The Institute was established by the decision of the Governmental Commission for Foundation of the Czechoslovak Academy of Sciences on 29 April, 1952, which took effect on 1 January, 1953. Originally designated as the Laboratory of Water Management, it was later renamed the Institute of Water Management, and its present name dates from 1 January, 1958.
The first director was the founder of the Institute, Professor Jan Smetana (1953-1962), who was also one of the founders of the International Association of Hydrological Sciences (IAHS) and the International Association of Hydraulic Research (IAHR). The Institute was successively led by 10 directors: Ing. Václav Kolář, CSc. (1962-1967), prof. Ing. Pavel Novák, DrSc. (1967-1970), Ing. Radoš Smutek, CSc. (1970-1974), Ing. Atanas Curev, DrSc. (1974-1990), Ing. Alexander Puzanov, DrSc. (1990), Ing. Václav Eliáš, CSc. (1990-1997), prof. Ing. Pavel Vlasák, DrSc. (1997-2005), doc. Ing. Zdeněk Chára, CSc. (2005-2017) and now doc. RNDr. Martin Pivokonský, Ph.D.
At the beginning of its development, the Institute mainly solved classical problems of hydrodynamics related to waterworks and hydraulic structures, hydrology and problems of water treatment. As the water management, industry, health care and environment were developing, the main scope of the Institute was changing as well. In sixties and seventies, hydromechanics of Newtonian and non-Newtonian fluids, disperse and multi-phase systems, including rheology and biomechanics; transport and rainfall-runoff processes in river basins and environment protection were introduced into the research programme.
At the late 70s’ and during the 80s’ The Institute of Hydrodynamics of the Czechoslovak Academy of Sciences was divided into two sections which characterized the main research topics of the Institute. The section ‘Fluid Mechanics, Rheology and Transport Phenomena’ composed of the Department of Theoretical Hydrodynamics and Automatization of Experimental Activities, the Department of Transport Phenomena, the Department of Hydromechanics of Physicochemical Processes, the Department of Rheology of Anomalous Liquids, and the Department of Computational Techniques. The section ‘Disperse and Multi-Phase Systems’ composed of the Department of Disperse Systems, the Department of Fluid Biomechanics, and the Department of Hydrodynamics of Biosphere. Simultaneously an attention was paid to the ongoing computational technique and modernization of experimental equipment. This supported a passage from measurement of integral characteristics to the local and structural ones including their processing. In the topic of hydrodynamics of two- and multi-phase systems both radioisotopic measurement of local concentration and thermoanemometry for measurement of local velocity components were applied. However, the main emphasis was paid to the devices based on optoelectronic principles such as LDA (Laser Dopler Anemometry), PDA (Particle Dynamics Analyzer) for a determination of local velocity and turbulent characteristics, and also holography for visualization of kinetics of transport phenomena.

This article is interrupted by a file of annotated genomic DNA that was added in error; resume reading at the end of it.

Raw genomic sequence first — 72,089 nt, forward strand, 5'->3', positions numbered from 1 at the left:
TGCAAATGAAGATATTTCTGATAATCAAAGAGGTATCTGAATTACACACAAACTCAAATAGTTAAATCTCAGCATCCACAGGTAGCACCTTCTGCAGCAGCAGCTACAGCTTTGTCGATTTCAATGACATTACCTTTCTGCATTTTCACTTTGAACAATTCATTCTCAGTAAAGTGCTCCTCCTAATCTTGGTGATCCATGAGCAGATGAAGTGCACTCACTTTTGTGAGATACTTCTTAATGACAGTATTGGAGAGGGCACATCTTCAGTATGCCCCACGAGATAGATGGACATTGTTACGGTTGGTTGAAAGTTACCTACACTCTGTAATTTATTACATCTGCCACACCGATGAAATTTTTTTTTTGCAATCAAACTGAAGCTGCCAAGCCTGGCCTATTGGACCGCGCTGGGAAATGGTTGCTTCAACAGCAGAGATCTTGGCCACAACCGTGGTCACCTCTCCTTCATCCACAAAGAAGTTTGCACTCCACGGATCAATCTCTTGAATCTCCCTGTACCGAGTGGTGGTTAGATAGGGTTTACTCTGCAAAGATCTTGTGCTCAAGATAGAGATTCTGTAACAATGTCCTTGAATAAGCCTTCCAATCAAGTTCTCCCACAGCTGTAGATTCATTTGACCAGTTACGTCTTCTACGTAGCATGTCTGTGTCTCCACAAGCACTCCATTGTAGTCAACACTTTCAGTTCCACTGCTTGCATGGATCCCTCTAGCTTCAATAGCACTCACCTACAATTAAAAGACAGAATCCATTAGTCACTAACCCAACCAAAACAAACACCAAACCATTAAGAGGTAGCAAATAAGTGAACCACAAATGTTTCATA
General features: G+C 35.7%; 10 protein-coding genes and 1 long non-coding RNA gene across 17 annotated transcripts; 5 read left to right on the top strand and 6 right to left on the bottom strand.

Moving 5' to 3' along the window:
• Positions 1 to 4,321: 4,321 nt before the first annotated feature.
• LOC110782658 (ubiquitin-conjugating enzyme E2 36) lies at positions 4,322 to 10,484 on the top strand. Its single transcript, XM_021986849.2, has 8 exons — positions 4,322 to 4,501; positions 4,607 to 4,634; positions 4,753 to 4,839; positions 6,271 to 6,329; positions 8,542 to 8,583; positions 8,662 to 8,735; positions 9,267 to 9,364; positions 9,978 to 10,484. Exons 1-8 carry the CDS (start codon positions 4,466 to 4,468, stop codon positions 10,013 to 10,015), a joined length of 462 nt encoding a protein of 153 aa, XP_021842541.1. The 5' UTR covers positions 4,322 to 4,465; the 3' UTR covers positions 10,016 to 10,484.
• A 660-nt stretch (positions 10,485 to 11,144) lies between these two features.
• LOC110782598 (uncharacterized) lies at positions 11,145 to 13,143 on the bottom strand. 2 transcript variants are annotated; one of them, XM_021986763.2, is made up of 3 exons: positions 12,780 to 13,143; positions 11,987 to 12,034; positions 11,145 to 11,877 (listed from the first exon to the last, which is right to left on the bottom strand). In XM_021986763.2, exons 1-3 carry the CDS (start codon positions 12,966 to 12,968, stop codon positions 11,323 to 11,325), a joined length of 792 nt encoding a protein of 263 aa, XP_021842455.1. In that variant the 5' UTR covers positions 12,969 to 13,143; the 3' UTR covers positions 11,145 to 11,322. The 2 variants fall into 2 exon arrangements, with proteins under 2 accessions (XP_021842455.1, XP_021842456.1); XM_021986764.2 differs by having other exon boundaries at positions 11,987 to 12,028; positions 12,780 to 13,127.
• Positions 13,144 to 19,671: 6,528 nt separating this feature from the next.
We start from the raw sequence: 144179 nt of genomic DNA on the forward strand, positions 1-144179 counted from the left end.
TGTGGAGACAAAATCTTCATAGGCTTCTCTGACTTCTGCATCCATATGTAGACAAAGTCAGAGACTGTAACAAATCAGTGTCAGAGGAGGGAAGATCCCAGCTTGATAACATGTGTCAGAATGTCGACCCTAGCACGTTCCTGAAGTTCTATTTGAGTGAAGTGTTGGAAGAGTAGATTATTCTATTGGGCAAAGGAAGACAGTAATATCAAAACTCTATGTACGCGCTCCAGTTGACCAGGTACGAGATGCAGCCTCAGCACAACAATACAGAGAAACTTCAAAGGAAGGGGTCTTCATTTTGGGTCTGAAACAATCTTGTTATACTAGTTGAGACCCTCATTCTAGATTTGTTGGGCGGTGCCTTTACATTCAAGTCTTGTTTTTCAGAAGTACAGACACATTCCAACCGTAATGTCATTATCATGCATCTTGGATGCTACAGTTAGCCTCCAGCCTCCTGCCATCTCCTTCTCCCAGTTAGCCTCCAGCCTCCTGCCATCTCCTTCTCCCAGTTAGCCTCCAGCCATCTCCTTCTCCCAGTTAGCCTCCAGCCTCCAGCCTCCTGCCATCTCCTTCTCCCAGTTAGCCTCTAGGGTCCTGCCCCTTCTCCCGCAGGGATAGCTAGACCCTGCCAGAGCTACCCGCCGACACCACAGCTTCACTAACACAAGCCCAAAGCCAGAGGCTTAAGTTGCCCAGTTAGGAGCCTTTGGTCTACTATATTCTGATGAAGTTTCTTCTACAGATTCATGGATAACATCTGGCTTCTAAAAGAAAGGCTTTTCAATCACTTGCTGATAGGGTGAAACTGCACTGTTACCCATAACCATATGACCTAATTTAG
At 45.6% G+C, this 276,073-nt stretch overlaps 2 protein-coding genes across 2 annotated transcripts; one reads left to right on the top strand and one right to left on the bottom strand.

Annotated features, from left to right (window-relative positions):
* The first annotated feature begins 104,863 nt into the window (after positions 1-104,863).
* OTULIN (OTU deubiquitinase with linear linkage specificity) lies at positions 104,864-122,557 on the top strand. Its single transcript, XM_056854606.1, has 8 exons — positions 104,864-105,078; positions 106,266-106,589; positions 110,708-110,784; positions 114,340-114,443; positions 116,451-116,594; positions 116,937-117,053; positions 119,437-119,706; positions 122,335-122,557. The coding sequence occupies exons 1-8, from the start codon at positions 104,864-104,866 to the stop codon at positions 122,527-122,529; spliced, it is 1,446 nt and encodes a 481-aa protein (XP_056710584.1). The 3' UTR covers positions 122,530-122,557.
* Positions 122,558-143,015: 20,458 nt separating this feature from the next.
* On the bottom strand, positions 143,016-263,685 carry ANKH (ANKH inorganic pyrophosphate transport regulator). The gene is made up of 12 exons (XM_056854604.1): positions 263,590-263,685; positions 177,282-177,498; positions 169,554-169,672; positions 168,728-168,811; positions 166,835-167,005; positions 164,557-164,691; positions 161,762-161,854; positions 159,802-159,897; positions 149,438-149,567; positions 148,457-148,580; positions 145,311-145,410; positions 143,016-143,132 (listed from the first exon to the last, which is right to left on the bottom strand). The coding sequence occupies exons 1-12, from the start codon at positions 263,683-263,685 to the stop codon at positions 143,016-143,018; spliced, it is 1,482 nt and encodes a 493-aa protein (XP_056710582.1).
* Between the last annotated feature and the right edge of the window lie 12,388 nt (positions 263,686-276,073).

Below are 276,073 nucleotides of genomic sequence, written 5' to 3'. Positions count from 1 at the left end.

In the topic of fluid mechanics, research was oriented prevailingly to rheometry of industrially used liquids and polymers, rheology and modelling of hydrodynamics of suspensions in wellbore drilling, biorheology of blood properties and a reduction of inner friction in liquid flow by means of polymeric and micellar additives. In the topic of flow of disperse systems an attention was paid to sedimentation and densifying of suspensions, local flow characteristics of low-, medium- and high-concentrated fine-grained suspensions; research also continued in the system pipelines-liquid-capsules. At the turn of the 80s’ and 90s’ research was substantially strengthened in the topics of hydrology and environmental protection, widened by transport processes in the reservoirs, transport of water, pollutants and nutrients in non-saturated and saturated zones, and analyzing horizontal rainfalls and hydrology in mountainous catchments.
In 1993, after a separation of the former Czechoslovakia to the Czech Republic and the Slovak Republic, the Institute became a part of The Czech Academy of Sciences. In accord with Act No. 283/1992 Coll., on The Czech Academy of Sciences (CAS), and other legal regulations the Institute became a state budgetary, later contributary, organization. After reorganization at the beginning of 1993 the Institute was composed of two research departments: the Department of Mechanics of Fluids and Disperse Systems, and the Department of Hydrodynamics of Biosphere and Biomechanics (at present the Department of Hydrology and the Environment). The Department of Economy and Services carries out administrative, financial and workshop services. At present in accord with Act No 130/2002 Coll., on The support of research and development from public funds the Institute has been a public research organization (abbreviated as v. v. i.). Now research is dominantly oriented to the topics in Fluid Mechanics, Hydrology, Rheology and Water Treatment Processes, which are applicable in their final phases in practice.